As academics, most of us feel a lot of pressure to publish in peer-reviewed academic journals. With a high impact factor, if possible. That is a part of our trade and we do it, even though we often complain that no one reads academic publications outside a very small group of people who are interested in exactly the same thing as us. Once someone told me that the average academic paper gets read by 1.25 people. More optimistic guestimates say that it is 3, even 7, at any rate, no more than 10 people. These are discouraging news considering the amount of work and resources that go into each published article. Also discouraging considering that our research should be put to the service of the wider society, that we must communicate our findings and ideas to solve conundrums, offer alternatives, change minds.
But then, I read the article published on The Guardian entitled "Academic publishers make Murdoch look like a socialist" by George Monbiot. Murdoch, really? The article points to the exorbitant fees that a person non-affiliated with an academic institution would have to pay if they wanted to access results published in an academic journal. Currently these fees range between US$31 and US$42 per article. Let's remember that non-academics are also our audience. They are the people who we work with, the people who agree to let us interview them, who fill out questionnaires, let us analyze their blood, and the people who ultimately might be able to organize for change. Of course, they can go to a library if there is one nearby. However, libraries are facing their own difficulties in this era of budgetary restraint and cuts to everything public. Annual subscriptions for journals range from a few hundreds to a few thousands of dollars. So library budgets are only further choked by these subscriptions that take up 65% of their funding according to Monbiot.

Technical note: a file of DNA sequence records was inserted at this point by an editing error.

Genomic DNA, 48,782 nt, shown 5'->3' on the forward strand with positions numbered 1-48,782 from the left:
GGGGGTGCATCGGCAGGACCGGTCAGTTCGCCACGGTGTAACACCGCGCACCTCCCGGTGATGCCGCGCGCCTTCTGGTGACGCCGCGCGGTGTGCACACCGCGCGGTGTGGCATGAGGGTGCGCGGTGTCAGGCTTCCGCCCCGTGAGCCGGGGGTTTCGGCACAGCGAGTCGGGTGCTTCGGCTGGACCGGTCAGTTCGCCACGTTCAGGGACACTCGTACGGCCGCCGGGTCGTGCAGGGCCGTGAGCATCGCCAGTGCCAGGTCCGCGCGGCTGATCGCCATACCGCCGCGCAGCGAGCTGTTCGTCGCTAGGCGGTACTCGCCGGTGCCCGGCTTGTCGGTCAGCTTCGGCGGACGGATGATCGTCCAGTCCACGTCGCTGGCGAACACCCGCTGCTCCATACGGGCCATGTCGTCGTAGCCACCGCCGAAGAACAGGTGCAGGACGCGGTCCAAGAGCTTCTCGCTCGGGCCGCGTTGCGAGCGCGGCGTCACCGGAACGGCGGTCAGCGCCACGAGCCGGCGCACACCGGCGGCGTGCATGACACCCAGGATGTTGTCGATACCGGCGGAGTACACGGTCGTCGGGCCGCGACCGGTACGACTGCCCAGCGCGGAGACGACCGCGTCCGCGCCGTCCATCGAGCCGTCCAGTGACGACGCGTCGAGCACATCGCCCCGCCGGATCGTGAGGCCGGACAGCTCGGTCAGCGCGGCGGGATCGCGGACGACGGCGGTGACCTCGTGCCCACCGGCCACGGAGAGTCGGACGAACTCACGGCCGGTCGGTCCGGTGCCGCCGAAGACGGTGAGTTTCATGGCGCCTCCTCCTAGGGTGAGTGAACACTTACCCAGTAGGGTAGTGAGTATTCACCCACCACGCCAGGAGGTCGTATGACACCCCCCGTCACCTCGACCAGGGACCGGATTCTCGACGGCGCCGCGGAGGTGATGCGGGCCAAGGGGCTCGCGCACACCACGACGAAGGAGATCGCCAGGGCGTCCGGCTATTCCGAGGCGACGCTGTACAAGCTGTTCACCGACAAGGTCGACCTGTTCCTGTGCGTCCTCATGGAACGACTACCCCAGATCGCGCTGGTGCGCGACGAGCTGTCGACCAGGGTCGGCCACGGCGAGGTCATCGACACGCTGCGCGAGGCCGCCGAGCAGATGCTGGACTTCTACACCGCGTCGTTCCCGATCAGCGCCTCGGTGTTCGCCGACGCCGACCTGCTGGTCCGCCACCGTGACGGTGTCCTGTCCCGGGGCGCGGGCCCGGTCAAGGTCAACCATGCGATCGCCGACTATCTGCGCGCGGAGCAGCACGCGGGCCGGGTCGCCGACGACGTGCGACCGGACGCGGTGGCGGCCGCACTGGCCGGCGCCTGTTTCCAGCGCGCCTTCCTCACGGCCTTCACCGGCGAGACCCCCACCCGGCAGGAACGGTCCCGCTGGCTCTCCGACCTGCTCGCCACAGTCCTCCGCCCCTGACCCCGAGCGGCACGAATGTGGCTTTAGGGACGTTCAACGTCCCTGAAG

The tide might be changing, recently a panel chaired by Dame Janet Finch, Professor of Sociology at the University of Manchester argued that "access to Britain's published scientific research should be open and free of charge to all". Some highly regarded academic journals such as Ecology & Society (impact factor 3.3) or the Public Library of Science (PLoS) journals have been publishing under an open-access system for years now. There is no free lunch, instead of the readership, the authors pay a fee. The fee for Ecology & Society is US$850, for PLoS ONE is US$1350. Presumably, the authors are able to cover this fee using the same public funds that support their research in the first place. If the authors are unable to pay that fee, the journals will wave it. For comparison, checking the "open access" box for a publication with a conventional academic publisher is about US$3,000. Is open-access the answer? Does it put to rest all the qualms about publishing in a largely specialized language? In English? Over the internet? Probably not, but it's a start.
It is difficult to wrap my head around the implications of academic publishing. I start to question if we should be publishing in academic venues at all. But let's say that we do, that there is value in peer-review, I think that there is still ample opportunity for experimenting with new models of publication and for questioning old ones. So the question that I like to put out to the community is: how shall we publish?